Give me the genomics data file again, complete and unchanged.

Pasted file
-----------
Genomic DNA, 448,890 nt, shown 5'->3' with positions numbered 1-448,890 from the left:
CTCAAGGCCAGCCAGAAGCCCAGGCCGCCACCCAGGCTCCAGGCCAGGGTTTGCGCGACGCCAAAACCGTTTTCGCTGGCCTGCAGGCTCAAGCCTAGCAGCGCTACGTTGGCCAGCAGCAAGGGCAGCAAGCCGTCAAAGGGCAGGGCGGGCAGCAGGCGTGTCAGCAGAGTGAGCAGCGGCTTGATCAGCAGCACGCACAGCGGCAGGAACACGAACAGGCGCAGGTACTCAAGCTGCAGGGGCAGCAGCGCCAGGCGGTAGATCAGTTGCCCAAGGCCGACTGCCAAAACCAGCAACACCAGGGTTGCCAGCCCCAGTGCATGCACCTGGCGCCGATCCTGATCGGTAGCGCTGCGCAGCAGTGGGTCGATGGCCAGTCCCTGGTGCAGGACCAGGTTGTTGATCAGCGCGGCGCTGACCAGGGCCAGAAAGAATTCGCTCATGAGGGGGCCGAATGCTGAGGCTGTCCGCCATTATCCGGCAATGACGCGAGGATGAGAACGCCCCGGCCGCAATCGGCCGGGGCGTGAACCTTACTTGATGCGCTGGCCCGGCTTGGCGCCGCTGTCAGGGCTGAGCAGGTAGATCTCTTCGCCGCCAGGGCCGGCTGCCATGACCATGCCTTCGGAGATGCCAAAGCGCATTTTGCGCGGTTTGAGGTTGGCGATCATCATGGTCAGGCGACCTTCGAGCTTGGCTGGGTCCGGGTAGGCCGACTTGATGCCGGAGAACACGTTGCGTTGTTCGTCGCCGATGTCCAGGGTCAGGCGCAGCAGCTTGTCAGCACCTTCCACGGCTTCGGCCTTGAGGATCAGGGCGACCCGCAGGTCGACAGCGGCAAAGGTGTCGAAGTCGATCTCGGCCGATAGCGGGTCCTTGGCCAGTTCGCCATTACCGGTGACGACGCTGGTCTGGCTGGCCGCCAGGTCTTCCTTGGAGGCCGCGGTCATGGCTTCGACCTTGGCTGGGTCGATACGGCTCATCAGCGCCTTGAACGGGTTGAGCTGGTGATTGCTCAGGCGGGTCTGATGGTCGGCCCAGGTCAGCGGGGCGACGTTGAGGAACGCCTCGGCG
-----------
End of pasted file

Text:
Genomic DNA, 448,890 nt, shown 5'->3' with positions numbered 1-448,890 from the left:
CTCAAGGCCAGCCAGAAGCCCAGGCCGCCACCCAGGCTCCAGGCCAGGGTTTGCGCGACGCCAAAACCGTTTTCGCTGGCCTGCAGGCTCAAGCCTAGCAGCGCTACGTTGGCCAGCAGCAAGGGCAGCAAGCCGTCAAAGGGCAGGGCGGGCAGCAGGCGTGTCAGCAGAGTGAGCAGCGGCTTGATCAGCAGCACGCACAGCGGCAGGAACACGAACAGGCGCAGGTACTCAAGCTGCAGGGGCAGCAGCGCCAGGCGGTAGATCAGTTGCCCAAGGCCGACTGCCAAAACCAGCAACACCAGGGTTGCCAGCCCCAGTGCATGCACCTGGCGCCGATCCTGATCGGTAGCGCTGCGCAGCAGTGGGTCGATGGCCAGTCCCTGGTGCAGGACCAGGTTGTTGATCAGCGCGGCGCTGACCAGGGCCAGAAAGAATTCGCTCATGAGGGGGCCGAATGCTGAGGCTGTCCGCCATTATCCGGCAATGACGCGAGGATGAGAACGCCCCGGCCGCAATCGGCCGGGGCGTGAACCTTACTTGATGCGCTGGCCCGGCTTGGCGCCGCTGTCAGGGCTGAGCAGGTAGATCTCTTCGCCGCCAGGGCCGGCTGCCATGACCATGCCTTCGGAGATGCCAAAGCGCATTTTGCGCGGTTTGAGGTTGGCGATCATCATGGTCAGGCGACCTTCGAGCTTGGCTGGGTCCGGGTAGGCCGACTTGATGCCGGAGAACACGTTGCGTTGTTCGTCGCCGATGTCCAGGGTCAGGCGCAGCAGCTTGTCAGCACCTTCCACGGCTTCGGCCTTGAGGATCAGGGCGACCCGCAGGTCGACAGCGGCAAAGGTGTCGAAGTCGATCTCGGCCGATAGCGGGTCCTTGGCCAGTTCGCCATTACCGGTGACGACGCTGGTCTGGCTGGCCGCCAGGTCTTCCTTGGAGGCCGCGGTCATGGCTTCGACCTTGGCTGGGTCGATACGGCTCATCAGCGCCTTGAACGGGTTGAGCTGGTGATTGCTCAGGCGGGTCTGATGGTCGGCCCAGGTCAGCGGGGCGACGTTGAGGAACGCCTCGGCG